Competitive and downright hostile hiring markets in the field of education have made landing an interview for the teaching profession more difficult than ever. It all comes down to your first impression on paper. Getting your potential employer to notice your skills and experience is all about planning and marketing. Here are the tips and the tricks that will get your resume to the top of the pile, and get you to the front of the class.
Tip # 1: Know yourself
Invest time in figuring what it means to be a participant in your profession, and more importantly, where your strengths and weaknesses lie in this sphere. Since it can often be very difficult to find our weaknesses (being too hard working, or being a perfectionist are not honest weaknesses), it is a good idea to ask people in the field who you trust, and who know you well, for their honest opinion.
Tip #2: Know your potential employer, their strengths, and their needs
When a school or school board is interviewing candidates, they often have specific positions in mind. Be aware of what exactly the employer is looking for and use your resume as a way to promote how your strengths and experiences can help supply what is lacking. A general resume fails to address this key factor by providing a little bit of everything, rather than a lot of what is being sought out.
- Technical: Career specific skills that are necessary to carry out the job (curriculum knowledge, specific learning/teaching strategies, additional qualifications or specializations)
- Fundamentals: The ability to communicate, manage linguistic and numerical information, and problem solve.
- Personal Management: Demonstrating a positive work attitude, behaviour, responsibility, adaptability, and desire for professional development.
- Teamwork: Having the ability to collaborate, lead, and co-operate within a variety of settings and tasks.
Tip #3: Know the current climate
Be knowledgeable not only about the position, but also about where the position will be filled. Be aware of the school or school board, their mandate and their mission statement, and echo them in your Career Objective at the top of your resume. Also, consider external factors that could affect your teaching practice (i.e. geography, demographics, or recent infrastructure changes to programmes or curricula), and adjust your experiences and skills to reflect competency in dealing with these possible conditions.
Tip # 4: Being seen is all about being heard; just make sure to use the right voice
The style in which you write is just as important as what you are writing. Opt for the active voice rather than the passive voice, and strengthen this tone by starting your sentences with action words that clearly point out what you have done. Remember, teaching is all about doing; your resume should suggest active participation, rather than passive inclusion.
Tip #5: Customize to optimize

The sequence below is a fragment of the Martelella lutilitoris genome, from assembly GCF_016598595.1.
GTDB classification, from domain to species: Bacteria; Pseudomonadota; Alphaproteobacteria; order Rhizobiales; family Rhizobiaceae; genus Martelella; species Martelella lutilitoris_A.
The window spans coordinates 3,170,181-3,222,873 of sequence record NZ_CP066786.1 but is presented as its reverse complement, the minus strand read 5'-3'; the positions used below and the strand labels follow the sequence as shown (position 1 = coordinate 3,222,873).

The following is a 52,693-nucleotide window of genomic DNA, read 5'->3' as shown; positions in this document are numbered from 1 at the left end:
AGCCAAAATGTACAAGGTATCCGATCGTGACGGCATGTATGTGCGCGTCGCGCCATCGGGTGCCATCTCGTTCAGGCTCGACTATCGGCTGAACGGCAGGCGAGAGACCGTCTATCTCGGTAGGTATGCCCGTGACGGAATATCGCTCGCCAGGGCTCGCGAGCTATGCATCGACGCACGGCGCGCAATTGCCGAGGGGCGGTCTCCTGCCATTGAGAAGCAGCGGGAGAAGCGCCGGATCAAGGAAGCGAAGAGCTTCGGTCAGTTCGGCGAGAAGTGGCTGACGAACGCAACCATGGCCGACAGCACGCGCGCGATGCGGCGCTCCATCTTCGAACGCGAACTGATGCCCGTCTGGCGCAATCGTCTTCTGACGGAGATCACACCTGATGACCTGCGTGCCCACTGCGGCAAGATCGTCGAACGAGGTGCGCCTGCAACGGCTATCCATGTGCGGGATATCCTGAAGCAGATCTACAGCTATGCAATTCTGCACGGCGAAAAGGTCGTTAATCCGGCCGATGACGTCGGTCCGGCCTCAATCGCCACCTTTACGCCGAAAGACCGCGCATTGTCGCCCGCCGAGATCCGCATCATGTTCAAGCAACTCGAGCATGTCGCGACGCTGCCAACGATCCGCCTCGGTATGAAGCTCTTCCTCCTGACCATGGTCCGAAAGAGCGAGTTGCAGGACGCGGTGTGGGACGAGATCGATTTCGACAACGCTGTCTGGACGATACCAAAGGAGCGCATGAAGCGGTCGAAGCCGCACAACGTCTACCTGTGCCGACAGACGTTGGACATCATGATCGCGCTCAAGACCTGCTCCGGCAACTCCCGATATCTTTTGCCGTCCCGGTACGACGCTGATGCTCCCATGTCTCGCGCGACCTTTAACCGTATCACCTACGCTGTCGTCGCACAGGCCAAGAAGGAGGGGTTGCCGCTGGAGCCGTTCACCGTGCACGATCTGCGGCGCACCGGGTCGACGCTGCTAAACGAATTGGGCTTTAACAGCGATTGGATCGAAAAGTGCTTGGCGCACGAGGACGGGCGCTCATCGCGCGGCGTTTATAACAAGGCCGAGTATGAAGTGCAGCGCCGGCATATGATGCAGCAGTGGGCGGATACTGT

The positions you are applying for are not all created equal, so why send out the same resume every time? Putting in the extra time to customize your resume allows you to optimize your skill set by addressing the particularities of the position. Your experience and abilities are more meaningful if they are relevant, so make sure that your resume is targeted towards what they need. This is not the time to brag about your accomplishments, so limit your entries to career and skill specific experiences suggested by the job description.
NOTE: Customizing does not mean reinventing the wheel when it comes to content. Regardless of what your potential employer is seeking, your resume always needs to include these standard headings:
- Personal Information
- Work Experience and Accomplishments
- Activities and Interests
Tip #6: Get the “write” look
The layout and design of your resume is like the packaging outside of a product. Though this is a purely cosmetic component, it is important, as it sends an unspoken message about the product; you. Considering that resumes usually only get an initial 20 second screening, having a well organized and eye catching resume could be the difference between the top and the bottom of the pile.
- Is it written in an easy-to-read type?
- Is it written in font size 12?
- Is it printed with a laser printer?
- Is it printed on good quality white paper? (Many letters and resumes are scanned for electronic distribution throughout the school district, good paper will ensure that your resume transfers well)
- Does it contain enough white space?
- Does it contain one inch margins?
- Is it well spaced? (Not cramped or dense looking?)
- Does it make effective use of emphasis (bolding, caps, and bullets)?
- Is it no more than two pages?
Tip #7: When you have to send a resume that is plain and simple…
Many school boards and private schools request that applicants submit their resumes and cover letters electronically, or through an online portal. In this case, it is suggested that applicants send plain text documents, to avoid a resume that is fragmented and split amongst various text lines. Most email programs limit the character count to 65-72 per line, so keep this in mind when formatting your content and layout for e- resumes. Also, be aware that bolded text, italics, bullets and many types of font will not be recognized in plain text format. *FYI: The plain text resume (or ASCII resume) is an online document constructed without formatting in plain text file format. In plain text documents, lines are broken up so they won’t run past the edge of the recipient’s email viewer. This was more common a few years ago, when many email providers had length-of-line restrictions. (From Resumes for Dummies) How to: When saving your document, select the “Text Only” option by clicking on the “Save As” command. It will be saved with a “.txt” extension.